Epifanía, trance, arrebato y otras iluminaciones: manifestaciones extáticas en la cultura Ibero-Americana contemporánea.

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Epifanía, trance, arrebato y otras iluminaciones: manifestaciones extáticas en la cultura Ibero-Americana contemporánea.

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Title: Epifanía, trance, arrebato y otras iluminaciones: manifestaciones extáticas en la cultura Ibero-Americana contemporánea.
Author: Rivero-Navarro, Sergio
Citation: Rivero-Navarro, Sergio. 2015. Epifanía, trance, arrebato y otras iluminaciones: manifestaciones extáticas en la cultura Ibero-Americana contemporánea.. Doctoral dissertation, Harvard University, Graduate School of Arts & Sciences.
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Abstract: What do Salvador Dalí, Federico García Lorca, Val del Omar, Alejandro Jodorowski, Néstor Perlongher, Clarice Lispector, and Octavio Paz have in common? To the naked eye, they seem to feature more differences than similarities: besides the fact that all of them are Ibero-American artists, filmmakers and writers, their birthplaces, origins, generations, styles, and artistic disciplines are quite dissimilar. But there is at least one thing they share: their output was a perfect vehicle to reflect how they were all enthralled by ecstasy, epiphany, illumination, rapture, grace.
In Psychology, these events are categorized as “Modified States of Consciousness”, a melting pot that comprises heteroclite mental states like medium trances, ritual possessions, REM states, effects of hallucinogenic substances, orgasm, and so on. The common factor is that in all those cases subjects experience a new way to perceive the world and their self, far away from the one provided by the ordinary state of consciousness. Also, most of them seem to take place in a dimension where rationality is mostly an obstacle. Friedrich Nietzsche certainly believed so, as he associated these irrational events with Dionysus, the god of wine and ritual madness in the classic Greek civilization. The Dionysian cult involved rupturing the bounds of the participants’ self and the collective communion between them as well as with the cosmos. On the other hand, one criterion to distinguish between the experiences that are confusedly grouped in that psychological miscellany is to examine where does it drive us to. There are events that can potentially change our ordinary state of conscience into another that could be described as an illuminated state and could be associated to perceptions of happiness, harmony, and mindfulness. These positive sensations would help explain why, since the dawn of civilization, human beings have used various techniques (such as yoga, ritual dance, the use of narcotics, etc.) in an attempt to recreate the mystical manifestations they previously had lived solely as spontaneous experiences.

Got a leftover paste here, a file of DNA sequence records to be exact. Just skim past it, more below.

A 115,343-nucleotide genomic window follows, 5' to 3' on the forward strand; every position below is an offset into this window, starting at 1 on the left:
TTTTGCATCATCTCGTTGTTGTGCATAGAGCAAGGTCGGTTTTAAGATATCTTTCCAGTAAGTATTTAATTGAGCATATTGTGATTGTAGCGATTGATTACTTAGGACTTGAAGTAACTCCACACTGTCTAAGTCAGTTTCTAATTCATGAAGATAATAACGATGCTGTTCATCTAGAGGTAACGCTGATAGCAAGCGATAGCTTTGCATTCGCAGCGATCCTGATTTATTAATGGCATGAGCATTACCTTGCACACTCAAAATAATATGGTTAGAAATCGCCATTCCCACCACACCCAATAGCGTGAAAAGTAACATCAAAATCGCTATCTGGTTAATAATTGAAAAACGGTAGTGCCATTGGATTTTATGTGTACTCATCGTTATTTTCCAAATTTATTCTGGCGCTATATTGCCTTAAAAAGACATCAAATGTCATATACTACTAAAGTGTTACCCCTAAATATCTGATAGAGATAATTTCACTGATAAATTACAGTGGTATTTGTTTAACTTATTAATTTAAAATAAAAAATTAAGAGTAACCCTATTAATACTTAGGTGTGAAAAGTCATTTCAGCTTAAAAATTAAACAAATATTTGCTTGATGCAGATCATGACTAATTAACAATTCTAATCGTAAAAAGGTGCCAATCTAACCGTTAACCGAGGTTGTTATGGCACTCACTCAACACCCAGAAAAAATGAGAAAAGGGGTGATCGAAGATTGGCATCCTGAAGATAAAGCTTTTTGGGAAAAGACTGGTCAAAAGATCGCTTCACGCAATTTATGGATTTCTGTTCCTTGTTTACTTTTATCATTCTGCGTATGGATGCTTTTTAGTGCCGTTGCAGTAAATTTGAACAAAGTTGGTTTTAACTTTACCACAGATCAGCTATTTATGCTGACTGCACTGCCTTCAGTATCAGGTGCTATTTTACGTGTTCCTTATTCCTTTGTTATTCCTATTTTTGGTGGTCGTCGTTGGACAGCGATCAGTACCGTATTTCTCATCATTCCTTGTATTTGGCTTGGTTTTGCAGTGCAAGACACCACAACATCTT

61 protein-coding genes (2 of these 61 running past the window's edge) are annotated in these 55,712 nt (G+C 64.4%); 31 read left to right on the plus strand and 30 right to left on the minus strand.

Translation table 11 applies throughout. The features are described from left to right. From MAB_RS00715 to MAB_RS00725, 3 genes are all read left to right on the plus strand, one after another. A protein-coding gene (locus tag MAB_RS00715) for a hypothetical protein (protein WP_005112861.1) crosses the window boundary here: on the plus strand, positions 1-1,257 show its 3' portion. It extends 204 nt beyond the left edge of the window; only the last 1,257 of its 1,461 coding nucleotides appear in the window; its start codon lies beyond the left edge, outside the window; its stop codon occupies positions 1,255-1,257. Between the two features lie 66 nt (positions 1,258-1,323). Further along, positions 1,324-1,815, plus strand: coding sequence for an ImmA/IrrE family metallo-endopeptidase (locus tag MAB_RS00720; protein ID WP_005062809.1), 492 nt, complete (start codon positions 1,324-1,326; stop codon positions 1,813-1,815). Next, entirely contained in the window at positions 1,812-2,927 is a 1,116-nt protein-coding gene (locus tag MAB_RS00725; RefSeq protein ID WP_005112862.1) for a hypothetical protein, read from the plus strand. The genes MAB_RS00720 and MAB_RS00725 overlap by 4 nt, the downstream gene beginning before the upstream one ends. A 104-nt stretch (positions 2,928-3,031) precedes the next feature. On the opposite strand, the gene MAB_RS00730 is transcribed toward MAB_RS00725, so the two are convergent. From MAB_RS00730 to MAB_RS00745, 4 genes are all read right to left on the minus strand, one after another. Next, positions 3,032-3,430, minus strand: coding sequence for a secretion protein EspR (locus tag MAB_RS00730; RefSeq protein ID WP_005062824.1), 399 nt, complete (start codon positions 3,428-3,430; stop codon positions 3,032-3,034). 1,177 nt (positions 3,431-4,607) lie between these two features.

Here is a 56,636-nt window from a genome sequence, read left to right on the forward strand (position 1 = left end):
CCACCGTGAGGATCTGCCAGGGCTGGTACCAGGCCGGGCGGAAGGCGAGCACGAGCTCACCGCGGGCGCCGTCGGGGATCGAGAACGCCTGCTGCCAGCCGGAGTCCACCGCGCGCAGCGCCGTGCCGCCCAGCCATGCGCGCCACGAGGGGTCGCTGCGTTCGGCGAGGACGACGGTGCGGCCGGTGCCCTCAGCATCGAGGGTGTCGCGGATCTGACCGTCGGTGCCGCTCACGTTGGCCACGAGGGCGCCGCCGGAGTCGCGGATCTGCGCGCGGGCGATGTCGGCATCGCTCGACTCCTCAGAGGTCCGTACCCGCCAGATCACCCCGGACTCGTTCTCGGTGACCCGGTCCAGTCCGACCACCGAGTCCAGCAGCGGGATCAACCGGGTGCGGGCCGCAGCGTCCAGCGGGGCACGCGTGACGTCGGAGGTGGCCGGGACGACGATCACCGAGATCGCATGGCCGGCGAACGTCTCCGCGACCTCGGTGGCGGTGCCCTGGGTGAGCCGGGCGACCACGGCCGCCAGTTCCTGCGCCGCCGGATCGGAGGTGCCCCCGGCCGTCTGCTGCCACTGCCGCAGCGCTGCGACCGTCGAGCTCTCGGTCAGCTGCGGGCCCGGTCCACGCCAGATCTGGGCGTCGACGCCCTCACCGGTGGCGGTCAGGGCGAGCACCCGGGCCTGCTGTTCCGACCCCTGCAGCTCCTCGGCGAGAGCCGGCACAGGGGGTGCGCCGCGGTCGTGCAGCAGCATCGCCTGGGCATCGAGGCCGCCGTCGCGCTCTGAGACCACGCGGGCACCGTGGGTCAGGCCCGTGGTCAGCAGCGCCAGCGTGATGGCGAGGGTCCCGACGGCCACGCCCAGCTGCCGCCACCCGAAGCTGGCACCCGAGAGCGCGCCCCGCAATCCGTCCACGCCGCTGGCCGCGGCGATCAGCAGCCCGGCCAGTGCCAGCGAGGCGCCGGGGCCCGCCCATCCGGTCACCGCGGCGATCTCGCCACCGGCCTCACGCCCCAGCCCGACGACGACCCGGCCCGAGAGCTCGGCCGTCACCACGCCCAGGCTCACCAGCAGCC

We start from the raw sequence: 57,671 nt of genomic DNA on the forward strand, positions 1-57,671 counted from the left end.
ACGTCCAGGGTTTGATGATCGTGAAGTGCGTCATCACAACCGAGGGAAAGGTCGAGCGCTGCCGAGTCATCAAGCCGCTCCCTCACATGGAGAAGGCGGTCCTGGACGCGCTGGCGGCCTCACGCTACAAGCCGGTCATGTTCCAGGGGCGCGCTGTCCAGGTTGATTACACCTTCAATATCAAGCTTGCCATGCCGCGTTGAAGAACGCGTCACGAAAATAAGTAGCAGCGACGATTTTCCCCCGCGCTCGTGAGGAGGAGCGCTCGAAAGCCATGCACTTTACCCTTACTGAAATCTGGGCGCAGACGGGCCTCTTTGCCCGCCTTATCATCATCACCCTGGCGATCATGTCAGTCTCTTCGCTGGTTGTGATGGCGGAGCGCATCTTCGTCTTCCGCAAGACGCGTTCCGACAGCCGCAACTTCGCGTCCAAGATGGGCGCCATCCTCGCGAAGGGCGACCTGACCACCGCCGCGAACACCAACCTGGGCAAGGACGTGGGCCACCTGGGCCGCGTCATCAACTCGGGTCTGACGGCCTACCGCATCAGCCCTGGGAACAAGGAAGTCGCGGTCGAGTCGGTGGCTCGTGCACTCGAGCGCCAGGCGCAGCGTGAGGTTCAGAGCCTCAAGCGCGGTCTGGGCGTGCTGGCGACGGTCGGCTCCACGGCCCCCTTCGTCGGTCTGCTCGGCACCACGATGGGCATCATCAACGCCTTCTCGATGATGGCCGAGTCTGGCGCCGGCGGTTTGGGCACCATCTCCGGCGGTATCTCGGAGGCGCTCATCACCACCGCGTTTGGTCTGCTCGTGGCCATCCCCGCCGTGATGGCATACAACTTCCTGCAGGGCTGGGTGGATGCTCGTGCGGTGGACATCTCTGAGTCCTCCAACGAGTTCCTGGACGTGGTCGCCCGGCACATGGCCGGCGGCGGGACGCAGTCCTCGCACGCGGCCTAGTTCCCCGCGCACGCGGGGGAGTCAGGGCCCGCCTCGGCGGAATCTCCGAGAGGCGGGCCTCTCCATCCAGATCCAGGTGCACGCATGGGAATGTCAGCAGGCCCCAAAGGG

It must be recognized, though, that ecstatic experiences can be associated not only to a positive dimension, but also to a negative one. Following Nietzschean thesis, Néstor Perlongher (an Argentinean writer who is central to my dissertation) points out that Dionysian experiences can be self-destructive and dangerous, as well as illuminating and liberating. Nietzsche, and Perlongher, contemplate art as the necessary complement of ecstasy, a discipline which can help avoid the negative consequences of these experiences.
Salvador Dalí and Octavio Paz (another two authors studied in my dissertation) also link art to ecstasy. Dalí believes in the power of pictorial images to provoke the non-ordinary mental state associated with ecstasy. Nevertheless, Octavio Paz considers poetics one of the best artistic vehicles to express the “instant”, through which a poem breaks the linearity of time while it also creates an “eternal present”.
What I exposed above could be considered a sample of what I am doing in my dissertation. I aim to establish a dialogue between diverse “texts” (in the wide sense) and authors in order to delimitate the meaning of the ecstatic phenomenon, as well as their characteristics and particularities.
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Citable link to this page: http://nrs.harvard.edu/urn-3:HUL.InstRepos:17467239
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